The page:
Raising a child with a disability in the Midwest is no easy task. Parents of children with disabilities face a number of challenges in order to provide their children with the best quality of life possible. One undertaking that is often much more difficult than it ought to be is obtaining federal disability benefits.
Many children with disabilities in the Midwest are eligible for Supplemental Security Income benefits. SSI is a disability need-based program that is designed to provide disability benefits for those who have never worked or have not earned enough work credits to obtain Social Security disability insurance benefits.
SSI benefits are only available to children if their family income and assets do not exceed certain levels. However, many children and families who do meet the SSI requirements are denied benefits.
According to a recent news report, a mere 14 percent of low-income families with children with disabilities currently receive SSI. The National Organization of Social Security Claimant’s Representatives also reported that in 2012 less than one-quarter of all children with disabilities in the U.S. received SSI.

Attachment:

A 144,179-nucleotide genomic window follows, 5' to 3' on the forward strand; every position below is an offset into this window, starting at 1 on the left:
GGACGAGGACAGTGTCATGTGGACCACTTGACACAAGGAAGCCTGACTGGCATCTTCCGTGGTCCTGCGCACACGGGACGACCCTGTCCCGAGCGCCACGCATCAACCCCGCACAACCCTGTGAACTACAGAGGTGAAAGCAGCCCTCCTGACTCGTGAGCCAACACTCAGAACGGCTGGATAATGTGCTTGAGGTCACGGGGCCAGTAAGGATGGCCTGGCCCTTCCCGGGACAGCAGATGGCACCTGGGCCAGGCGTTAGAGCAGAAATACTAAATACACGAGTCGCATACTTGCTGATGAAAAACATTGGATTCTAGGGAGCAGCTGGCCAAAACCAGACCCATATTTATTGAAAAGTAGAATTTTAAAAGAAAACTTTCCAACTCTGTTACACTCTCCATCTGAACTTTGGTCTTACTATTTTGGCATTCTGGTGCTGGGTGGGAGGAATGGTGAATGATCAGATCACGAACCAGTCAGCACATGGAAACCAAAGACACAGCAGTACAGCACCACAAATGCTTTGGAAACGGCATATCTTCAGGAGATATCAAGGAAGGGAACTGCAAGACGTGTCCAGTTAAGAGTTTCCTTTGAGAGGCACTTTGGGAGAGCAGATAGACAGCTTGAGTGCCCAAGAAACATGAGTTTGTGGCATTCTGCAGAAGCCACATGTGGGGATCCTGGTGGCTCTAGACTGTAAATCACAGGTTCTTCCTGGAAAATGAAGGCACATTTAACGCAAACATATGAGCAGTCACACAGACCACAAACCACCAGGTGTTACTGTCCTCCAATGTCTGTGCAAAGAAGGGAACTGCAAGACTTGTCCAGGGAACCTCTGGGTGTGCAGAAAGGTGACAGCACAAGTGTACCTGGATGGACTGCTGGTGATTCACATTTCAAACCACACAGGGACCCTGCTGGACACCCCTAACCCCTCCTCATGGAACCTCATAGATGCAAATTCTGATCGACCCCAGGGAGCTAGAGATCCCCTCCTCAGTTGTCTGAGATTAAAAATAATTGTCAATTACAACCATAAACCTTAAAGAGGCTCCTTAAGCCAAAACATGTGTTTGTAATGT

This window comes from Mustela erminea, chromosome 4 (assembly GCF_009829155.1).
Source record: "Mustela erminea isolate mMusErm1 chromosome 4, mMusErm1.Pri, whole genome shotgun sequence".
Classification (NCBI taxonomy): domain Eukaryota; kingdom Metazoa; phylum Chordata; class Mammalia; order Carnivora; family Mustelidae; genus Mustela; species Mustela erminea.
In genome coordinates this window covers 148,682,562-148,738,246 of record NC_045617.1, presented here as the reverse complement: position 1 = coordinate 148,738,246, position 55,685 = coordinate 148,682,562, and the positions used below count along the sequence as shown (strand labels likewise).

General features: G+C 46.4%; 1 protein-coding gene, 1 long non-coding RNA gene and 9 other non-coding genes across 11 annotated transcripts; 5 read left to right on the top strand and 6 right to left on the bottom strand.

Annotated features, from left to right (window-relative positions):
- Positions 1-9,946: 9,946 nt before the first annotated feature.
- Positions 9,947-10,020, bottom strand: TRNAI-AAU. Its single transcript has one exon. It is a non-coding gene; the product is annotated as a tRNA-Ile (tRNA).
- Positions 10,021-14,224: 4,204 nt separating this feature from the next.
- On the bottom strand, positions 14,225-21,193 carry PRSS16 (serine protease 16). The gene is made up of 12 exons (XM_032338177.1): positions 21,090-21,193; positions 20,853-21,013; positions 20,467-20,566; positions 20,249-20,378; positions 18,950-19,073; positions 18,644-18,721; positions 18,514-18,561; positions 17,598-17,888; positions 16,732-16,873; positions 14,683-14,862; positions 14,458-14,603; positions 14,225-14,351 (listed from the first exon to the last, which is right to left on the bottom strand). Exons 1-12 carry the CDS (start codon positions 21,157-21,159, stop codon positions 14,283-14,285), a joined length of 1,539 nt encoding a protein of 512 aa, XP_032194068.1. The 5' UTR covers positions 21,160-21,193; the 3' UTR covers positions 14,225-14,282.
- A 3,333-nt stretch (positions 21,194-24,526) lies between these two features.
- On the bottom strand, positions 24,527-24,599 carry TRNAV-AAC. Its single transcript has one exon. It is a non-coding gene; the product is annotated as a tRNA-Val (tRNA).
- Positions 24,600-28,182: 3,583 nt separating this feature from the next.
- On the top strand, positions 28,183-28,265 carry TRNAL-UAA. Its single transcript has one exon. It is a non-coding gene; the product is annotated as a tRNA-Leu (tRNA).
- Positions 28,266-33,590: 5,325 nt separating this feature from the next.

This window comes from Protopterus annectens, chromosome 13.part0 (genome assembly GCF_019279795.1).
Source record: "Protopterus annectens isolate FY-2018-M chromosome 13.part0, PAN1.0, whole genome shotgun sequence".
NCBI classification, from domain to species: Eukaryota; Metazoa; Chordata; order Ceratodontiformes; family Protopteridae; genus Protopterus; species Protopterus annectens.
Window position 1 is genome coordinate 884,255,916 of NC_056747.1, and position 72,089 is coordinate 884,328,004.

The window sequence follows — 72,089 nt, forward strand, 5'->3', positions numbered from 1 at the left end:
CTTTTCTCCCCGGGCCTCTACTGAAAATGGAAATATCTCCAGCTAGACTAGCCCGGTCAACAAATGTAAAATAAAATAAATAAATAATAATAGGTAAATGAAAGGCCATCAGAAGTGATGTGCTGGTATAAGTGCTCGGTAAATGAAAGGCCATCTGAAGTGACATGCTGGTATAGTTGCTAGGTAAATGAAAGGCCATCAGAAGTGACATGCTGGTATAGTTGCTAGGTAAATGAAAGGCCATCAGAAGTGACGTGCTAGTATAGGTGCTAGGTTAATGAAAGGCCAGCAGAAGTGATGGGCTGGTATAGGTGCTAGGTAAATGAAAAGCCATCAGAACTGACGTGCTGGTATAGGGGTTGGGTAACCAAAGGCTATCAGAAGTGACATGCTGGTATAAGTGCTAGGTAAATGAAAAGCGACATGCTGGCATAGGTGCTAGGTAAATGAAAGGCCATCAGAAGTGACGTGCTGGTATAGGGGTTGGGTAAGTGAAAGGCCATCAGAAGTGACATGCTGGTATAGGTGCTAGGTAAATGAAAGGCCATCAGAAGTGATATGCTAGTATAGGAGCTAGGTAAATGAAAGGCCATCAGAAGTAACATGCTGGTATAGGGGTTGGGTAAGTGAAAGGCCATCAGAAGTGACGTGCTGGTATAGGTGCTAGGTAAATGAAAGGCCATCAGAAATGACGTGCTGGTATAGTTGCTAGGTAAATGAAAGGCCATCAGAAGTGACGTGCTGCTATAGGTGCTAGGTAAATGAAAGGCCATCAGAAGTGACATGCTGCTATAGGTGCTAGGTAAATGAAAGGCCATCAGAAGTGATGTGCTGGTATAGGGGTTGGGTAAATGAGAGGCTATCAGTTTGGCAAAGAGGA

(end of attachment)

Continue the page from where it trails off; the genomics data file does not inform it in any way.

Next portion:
There are a number of complex factors that lead six in 10 child SSI applicants to be denied benefits.
A recent news report chronicled the case of a young girl who suffered paralysis in her arm due to a birth injury. The girl, now 2, cannot change her own clothes, climb stairs or be potty-trained due to the injury. Her parents bring in only $17,000 annually, which is far below the poverty level, but this family has been denied SSI benefits for reasons that are not clear.
This family is not alone, as there are many SSI claims that are turned down when, in fact, the child and the family are eligible for benefits.
When families are considering applying for SSI benefits for a child with disabilities, it can be beneficial to seek advice. After receiving a denial, it is also wise to seek a disability representative regarding filing an appeal. Contact Disability Professionals Llc regarding questions and dedicated representation.